I tried the same exercise with the UK, Ireland, France and others but I could not find reliable lowpoint elevations for their divisions. It seems the Americans and Canadians may be uniquely obsessed with this phenomenon.
Lowpoint information at the national level, however, is readily available so let’s determine champions by continent. Africa wins, hands-down. Lesotho has a lowpoint of 1400 m (4,593 ft) where the Makhaleng River joins the Senqu River at the border with South Africa, where it then becomes known as the Orange River (map).
Europe follows, and again it’s a small mountainous nation that has a natural advantage. Andorra’s Gran Valira River flows into Spain at 840 m (2,756 ft) above sea level (map). The primary route between these two nations runs directly alongside the river. No doubt, many tourists and residents alike get an opportunity to visit Europe’s highest national lowpoint but they probably never realize it.
Next comes Asia at Hoh Nuur in Mongolia (map) at 518 m (1,699 ft). South America follows with the confluence of the Rio Paraguay and Río Negro in Bolivia, on the Bolivian side of the Bolivia-Brazil-Paraguay (BOBRPA) tripoint (map). This highest national lowpoint for South America sits at 90 m (295 ft) above sea level. This will change if Bolivia ever gains it coastline back and frees its landlocked navy.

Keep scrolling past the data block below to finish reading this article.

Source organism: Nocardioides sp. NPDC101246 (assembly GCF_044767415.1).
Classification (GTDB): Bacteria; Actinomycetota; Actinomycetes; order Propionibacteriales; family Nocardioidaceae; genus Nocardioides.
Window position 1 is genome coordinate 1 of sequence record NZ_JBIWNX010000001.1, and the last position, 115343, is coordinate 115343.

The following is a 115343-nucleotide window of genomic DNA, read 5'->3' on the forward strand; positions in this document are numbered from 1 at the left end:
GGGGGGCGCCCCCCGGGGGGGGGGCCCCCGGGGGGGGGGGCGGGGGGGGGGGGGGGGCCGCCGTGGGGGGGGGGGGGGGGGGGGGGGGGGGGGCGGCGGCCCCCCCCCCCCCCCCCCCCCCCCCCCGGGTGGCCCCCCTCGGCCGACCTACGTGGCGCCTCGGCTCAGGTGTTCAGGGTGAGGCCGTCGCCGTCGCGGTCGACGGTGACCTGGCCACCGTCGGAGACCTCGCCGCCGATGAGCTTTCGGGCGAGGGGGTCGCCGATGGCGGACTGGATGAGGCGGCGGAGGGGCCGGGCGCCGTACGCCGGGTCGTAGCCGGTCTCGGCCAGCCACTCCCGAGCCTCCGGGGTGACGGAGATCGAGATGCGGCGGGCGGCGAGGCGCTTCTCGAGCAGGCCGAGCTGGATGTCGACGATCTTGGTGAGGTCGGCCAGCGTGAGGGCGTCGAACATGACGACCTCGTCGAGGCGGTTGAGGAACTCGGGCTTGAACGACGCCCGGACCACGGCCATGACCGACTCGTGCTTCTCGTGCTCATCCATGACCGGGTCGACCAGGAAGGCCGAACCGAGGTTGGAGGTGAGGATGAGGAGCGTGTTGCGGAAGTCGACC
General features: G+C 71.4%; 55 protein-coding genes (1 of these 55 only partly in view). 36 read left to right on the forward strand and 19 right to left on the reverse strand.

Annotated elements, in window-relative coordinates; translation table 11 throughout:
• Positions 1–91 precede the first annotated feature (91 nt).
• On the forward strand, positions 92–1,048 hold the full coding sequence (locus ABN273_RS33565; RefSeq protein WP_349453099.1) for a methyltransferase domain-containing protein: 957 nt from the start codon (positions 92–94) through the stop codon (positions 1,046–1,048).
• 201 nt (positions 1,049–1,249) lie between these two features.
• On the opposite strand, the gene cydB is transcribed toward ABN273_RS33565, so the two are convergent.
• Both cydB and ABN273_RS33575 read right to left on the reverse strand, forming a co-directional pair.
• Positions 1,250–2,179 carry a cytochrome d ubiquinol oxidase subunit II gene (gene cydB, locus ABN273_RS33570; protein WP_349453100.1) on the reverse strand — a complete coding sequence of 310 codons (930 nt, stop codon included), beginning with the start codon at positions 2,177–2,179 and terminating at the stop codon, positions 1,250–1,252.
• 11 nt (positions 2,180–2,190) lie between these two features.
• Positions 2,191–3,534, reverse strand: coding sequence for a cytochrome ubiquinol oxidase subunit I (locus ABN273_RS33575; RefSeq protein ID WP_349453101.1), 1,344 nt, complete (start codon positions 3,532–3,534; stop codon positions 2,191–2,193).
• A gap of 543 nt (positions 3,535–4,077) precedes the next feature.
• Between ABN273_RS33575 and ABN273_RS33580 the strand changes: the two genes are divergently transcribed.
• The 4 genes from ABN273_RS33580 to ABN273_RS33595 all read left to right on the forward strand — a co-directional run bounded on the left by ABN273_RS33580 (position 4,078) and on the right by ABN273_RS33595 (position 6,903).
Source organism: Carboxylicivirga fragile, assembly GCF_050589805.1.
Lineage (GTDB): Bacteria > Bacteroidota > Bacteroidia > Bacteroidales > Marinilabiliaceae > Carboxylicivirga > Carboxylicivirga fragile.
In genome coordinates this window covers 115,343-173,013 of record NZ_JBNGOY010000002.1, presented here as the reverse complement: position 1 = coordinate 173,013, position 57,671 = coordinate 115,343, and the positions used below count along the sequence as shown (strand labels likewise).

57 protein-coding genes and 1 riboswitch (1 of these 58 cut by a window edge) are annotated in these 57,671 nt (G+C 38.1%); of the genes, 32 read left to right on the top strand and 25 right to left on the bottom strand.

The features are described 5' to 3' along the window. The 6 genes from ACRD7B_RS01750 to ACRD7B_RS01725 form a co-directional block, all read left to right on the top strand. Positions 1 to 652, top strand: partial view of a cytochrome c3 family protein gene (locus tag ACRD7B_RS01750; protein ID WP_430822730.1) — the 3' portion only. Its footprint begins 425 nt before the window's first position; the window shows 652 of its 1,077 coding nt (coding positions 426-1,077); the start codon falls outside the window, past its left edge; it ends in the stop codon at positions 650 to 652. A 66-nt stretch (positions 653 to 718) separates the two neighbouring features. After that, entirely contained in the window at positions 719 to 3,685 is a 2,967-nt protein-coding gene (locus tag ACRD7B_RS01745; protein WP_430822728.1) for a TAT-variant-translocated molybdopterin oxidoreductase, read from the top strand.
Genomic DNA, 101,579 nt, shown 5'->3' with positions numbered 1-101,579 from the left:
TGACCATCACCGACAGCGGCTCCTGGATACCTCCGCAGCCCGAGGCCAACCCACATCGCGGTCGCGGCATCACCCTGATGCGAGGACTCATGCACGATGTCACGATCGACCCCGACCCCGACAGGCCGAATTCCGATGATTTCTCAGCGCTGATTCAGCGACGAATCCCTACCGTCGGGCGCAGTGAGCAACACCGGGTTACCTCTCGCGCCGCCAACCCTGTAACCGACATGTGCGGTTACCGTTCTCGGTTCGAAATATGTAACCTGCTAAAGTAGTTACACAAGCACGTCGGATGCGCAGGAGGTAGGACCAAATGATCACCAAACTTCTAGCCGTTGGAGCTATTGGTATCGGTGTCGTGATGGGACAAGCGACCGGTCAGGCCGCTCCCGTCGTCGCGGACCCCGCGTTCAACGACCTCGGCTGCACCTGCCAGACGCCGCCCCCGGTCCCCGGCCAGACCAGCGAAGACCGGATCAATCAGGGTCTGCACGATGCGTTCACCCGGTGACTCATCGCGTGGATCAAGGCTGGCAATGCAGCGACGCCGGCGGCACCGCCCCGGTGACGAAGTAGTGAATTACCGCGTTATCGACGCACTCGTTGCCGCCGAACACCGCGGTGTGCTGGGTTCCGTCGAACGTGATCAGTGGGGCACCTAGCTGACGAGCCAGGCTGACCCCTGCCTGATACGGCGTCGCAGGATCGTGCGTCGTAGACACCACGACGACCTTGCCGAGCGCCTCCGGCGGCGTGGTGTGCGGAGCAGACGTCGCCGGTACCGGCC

North America does not have any landlocked nations. There are any number of countries that tie for highest continental lowpoint along their respective seacoasts. Any nation without dry land below sea level would qualify. Finally, Australia trails the pack. It’s unique position as both a continent and a country skews the results. It has only a single national lowpoint that is actually below sea level, -15 m (-49 ft) at Lake Eyre (map). I discussed the the Lake Eyre Yacht Club in a previous article.
And Antarctica is moot in this context.